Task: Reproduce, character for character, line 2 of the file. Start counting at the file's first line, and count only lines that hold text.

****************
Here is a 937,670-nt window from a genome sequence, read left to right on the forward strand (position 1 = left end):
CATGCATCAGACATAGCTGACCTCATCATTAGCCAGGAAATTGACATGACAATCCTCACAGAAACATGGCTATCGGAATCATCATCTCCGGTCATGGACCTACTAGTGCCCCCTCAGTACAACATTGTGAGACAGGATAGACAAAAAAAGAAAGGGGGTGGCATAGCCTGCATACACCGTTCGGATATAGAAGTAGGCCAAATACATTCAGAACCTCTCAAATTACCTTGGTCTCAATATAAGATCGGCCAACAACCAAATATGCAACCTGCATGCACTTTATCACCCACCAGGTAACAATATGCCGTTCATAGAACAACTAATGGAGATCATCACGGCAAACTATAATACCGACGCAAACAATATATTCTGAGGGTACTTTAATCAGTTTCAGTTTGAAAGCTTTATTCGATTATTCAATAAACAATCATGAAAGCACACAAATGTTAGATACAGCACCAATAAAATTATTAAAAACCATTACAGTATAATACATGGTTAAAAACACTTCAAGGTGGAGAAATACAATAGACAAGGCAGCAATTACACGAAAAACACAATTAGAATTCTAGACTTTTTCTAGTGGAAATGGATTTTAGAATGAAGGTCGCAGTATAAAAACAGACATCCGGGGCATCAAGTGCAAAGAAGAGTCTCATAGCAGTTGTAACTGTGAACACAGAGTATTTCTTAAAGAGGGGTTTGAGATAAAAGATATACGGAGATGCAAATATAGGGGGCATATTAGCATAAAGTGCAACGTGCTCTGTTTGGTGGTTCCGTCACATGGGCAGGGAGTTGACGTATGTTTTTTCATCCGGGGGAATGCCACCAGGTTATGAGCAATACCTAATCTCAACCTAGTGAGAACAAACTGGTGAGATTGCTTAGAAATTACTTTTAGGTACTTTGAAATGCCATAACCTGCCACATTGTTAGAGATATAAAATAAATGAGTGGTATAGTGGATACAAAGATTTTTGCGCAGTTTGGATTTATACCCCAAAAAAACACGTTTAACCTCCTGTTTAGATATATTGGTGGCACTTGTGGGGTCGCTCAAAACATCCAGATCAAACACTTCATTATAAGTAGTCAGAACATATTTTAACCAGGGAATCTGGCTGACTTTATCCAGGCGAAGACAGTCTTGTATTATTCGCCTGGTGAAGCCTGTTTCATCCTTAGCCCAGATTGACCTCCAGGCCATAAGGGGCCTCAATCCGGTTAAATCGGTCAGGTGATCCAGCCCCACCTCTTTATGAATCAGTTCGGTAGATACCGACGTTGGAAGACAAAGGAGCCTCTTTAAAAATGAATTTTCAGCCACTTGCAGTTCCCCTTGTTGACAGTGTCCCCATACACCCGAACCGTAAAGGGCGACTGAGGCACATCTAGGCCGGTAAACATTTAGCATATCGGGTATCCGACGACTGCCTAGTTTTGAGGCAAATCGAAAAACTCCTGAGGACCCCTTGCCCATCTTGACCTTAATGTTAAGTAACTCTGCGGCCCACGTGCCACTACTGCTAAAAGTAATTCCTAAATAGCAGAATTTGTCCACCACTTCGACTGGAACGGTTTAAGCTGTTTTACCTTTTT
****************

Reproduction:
CATGCATCAGACATAGCTGACCTCATCATTAGCCAGGAAATTGACATGACAATCCTCACAGAAACATGGCTATCGGAATCATCATCTCCGGTCATGGACCTACTAGTGCCCCCTCAGTACAACATTGTGAGACAGGATAGACAAAAAAAGAAAGGGGGTGGCATAGCCTGCATACACCGTTCGGATATAGAAGTAGGCCAAATACATTCAGAACCTCTCAAATTACCTTGGTCTCAATATAAGATCGGCCAACAACCAAATATGCAACCTGCATGCACTTTATCACCCACCAGGTAACAATATGCCGTTCATAGAACAACTAATGGAGATCATCACGGCAAACTATAATACCGACGCAAACAATATATTCTGAGGGTACTTTAATCAGTTTCAGTTTGAAAGCTTTATTCGATTATTCAATAAACAATCATGAAAGCACACAAATGTTAGATACAGCACCAATAAAATTATTAAAAACCATTACAGTATAATACATGGTTAAAAACACTTCAAGGTGGAGAAATACAATAGACAAGGCAGCAATTACACGAAAAACACAATTAGAATTCTAGACTTTTTCTAGTGGAAATGGATTTTAGAATGAAGGTCGCAGTATAAAAACAGACATCCGGGGCATCAAGTGCAAAGAAGAGTCTCATAGCAGTTGTAACTGTGAACACAGAGTATTTCTTAAAGAGGGGTTTGAGATAAAAGATATACGGAGATGCAAATATAGGGGGCATATTAGCATAAAGTGCAACGTGCTCTGTTTGGTGGTTCCGTCACATGGGCAGGGAGTTGACGTATGTTTTTTCATCCGGGGGAATGCCACCAGGTTATGAGCAATACCTAATCTCAACCTAGTGAGAACAAACTGGTGAGATTGCTTAGAAATTACTTTTAGGTACTTTGAAATGCCATAACCTGCCACATTGTTAGAGATATAAAATAAATGAGTGGTATAGTGGATACAAAGATTTTTGCGCAGTTTGGATTTATACCCCAAAAAAACACGTTTAACCTCCTGTTTAGATATATTGGTGGCACTTGTGGGGTCGCTCAAAACATCCAGATCAAACACTTCATTATAAGTAGTCAGAACATATTTTAACCAGGGAATCTGGCTGACTTTATCCAGGCGAAGACAGTCTTGTATTATTCGCCTGGTGAAGCCTGTTTCATCCTTAGCCCAGATTGACCTCCAGGCCATAAGGGGCCTCAATCCGGTTAAATCGGTCAGGTGATCCAGCCCCACCTCTTTATGAATCAGTTCGGTAGATACCGACGTTGGAAGACAAAGGAGCCTCTTTAAAAATGAATTTTCAGCCACTTGCAGTTCCCCTTGTTGACAGTGTCCCCATACACCCGAACCGTAAAGGGCGACTGAGGCACATCTAGGCCGGTAAACATTTAGCATATCGGGTATCCGACGACTGCCTAGTTTTGAGGCAAATCGAAAAACTCCTGAGGACCCCTTGCCCATCTTGACCTTAATGTTAAGTAACTCTGCGGCCCACGTGCCACTACTGCTAAAAGTAATTCCTAAATAGCAGAATTTGTCCACCACTTCGACTGGAACGGTTTAAGCTGTTTTACCTTTTT